These spectra encode the “chemical fingerprint” of elements within stars, and reading these spectra allows the astronomers not only to identify the elements contained in the star, but also how much of an element the star contains.

Anna Frebel is a co-author of the study and professor of physics at the Massachusetts Institute of Technology. She helped with the overall interpretation of the HD 222925’s element abundance pattern and how it informs our understanding of the origin of the elements in the cosmos.

“We now know the detailed element-by-element output of some r-process event that happened early in the universe,” Frebel said. “Any model that tries to understand what’s going on with the r-process has to be able to reproduce that.”

Many of the study co-authors are part of a group called the R-Process Alliance, a group of astrophysicists dedicated to solving the big questions of the r-process. This project marks one of the team’s key goals: identifying which elements, and in what amounts, were produced in the r-process in an unprecedented level of detail.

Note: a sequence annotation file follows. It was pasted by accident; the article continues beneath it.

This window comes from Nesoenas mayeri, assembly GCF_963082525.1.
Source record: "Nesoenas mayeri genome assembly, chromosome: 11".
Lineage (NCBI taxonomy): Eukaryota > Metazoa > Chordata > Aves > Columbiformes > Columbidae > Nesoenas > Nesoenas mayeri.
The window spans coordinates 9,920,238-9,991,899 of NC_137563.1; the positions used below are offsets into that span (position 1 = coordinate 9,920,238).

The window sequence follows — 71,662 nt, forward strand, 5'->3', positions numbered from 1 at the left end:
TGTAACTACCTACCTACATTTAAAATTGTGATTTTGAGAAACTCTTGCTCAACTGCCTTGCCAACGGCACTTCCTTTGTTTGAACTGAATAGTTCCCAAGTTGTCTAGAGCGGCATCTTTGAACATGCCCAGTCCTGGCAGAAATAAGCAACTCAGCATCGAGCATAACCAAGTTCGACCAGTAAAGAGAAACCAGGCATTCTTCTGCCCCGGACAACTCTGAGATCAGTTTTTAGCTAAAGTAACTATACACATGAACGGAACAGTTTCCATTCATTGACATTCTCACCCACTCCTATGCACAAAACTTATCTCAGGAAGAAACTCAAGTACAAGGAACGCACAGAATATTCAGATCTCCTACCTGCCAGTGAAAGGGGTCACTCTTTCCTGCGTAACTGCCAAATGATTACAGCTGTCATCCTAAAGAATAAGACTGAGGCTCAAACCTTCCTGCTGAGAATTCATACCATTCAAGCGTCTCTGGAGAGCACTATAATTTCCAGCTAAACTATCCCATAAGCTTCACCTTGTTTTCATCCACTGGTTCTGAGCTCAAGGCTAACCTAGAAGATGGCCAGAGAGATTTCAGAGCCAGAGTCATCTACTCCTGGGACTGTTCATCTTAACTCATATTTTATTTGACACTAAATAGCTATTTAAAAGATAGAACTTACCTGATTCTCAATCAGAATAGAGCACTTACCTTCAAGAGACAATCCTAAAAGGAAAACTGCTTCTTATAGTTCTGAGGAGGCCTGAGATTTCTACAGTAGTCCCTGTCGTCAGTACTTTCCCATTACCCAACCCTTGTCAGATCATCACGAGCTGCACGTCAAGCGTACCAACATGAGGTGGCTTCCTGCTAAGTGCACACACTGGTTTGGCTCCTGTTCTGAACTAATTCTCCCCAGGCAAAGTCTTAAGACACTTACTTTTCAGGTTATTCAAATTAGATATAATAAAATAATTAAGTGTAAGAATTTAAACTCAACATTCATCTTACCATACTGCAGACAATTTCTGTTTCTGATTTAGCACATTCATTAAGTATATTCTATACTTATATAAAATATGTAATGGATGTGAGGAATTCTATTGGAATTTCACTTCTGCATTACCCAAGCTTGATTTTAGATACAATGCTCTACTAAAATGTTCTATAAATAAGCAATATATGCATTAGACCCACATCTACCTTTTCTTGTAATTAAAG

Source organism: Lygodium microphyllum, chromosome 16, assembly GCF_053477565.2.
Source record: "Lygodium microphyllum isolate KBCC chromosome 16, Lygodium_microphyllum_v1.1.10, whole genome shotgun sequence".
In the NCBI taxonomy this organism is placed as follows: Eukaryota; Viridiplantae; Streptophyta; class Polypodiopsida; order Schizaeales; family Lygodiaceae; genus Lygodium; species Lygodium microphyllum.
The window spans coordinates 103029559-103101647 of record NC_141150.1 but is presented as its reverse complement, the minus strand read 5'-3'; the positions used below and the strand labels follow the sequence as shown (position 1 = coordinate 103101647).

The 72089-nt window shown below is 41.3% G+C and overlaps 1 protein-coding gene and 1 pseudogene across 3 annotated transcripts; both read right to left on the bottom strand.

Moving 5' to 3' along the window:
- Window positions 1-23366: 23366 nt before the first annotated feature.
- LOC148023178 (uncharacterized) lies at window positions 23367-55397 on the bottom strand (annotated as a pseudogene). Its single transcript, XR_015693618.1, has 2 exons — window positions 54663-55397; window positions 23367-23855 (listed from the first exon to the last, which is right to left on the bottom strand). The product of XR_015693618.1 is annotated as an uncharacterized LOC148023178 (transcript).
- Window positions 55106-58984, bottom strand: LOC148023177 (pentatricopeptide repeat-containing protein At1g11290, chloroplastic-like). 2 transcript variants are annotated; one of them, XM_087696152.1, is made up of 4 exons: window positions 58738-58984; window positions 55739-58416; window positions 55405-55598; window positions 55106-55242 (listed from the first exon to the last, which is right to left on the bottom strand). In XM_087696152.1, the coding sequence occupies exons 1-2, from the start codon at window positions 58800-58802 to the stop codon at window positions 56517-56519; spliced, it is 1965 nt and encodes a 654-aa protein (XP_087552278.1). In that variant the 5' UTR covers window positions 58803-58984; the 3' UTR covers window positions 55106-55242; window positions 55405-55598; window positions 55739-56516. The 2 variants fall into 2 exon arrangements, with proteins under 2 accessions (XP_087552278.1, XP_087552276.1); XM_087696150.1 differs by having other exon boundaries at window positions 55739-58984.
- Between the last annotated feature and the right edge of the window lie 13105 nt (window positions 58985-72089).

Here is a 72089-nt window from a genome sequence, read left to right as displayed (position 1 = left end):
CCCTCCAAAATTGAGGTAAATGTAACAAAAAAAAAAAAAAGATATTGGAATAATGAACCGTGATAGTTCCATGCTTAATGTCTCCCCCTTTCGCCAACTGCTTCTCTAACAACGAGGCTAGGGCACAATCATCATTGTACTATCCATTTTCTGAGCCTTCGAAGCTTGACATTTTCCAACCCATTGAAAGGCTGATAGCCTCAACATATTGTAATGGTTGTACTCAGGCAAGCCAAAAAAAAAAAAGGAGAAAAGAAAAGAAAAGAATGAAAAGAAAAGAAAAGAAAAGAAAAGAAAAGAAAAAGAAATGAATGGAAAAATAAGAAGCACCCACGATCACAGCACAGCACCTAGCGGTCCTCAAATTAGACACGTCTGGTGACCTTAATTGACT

The Last Word –Ian Roederer

“It is that last question: which elements were produced by the r-process, and in what amounts?” Roederer concludes in his email to The Daily Galaxy, “that this particular study aimed to answer. With the much larger sample sizes generated by other R-Process Alliance activities, we will be in a much better position to address the other questions.”

More information: Ian U. Roederer et al, The R-Process Alliance: A Nearly Complete R-Process Abundance Template Derived from Ultraviolet Spectroscopy of the R-Process-Enhanced Metal-Poor Star HD 222925. arXiv:2205.03426v1 [astro-ph.SR], arxiv.org/abs/2205.03426

Image credit: Astronomers recently discovered one of the first stars formed in the Milky Way, J0815+4729, shown at the top of the page in this artist concept. This low-mass star is one of the most iron-poor and carbon-rich stars found to date, suggesting it formed shortly after the Big Bang. Gabriel Pérez/SMM/IAC

Maxwell Moe, astrophysicist, NASA Einstein Fellow, University of Arizona via Ian Roederer And University of Michigan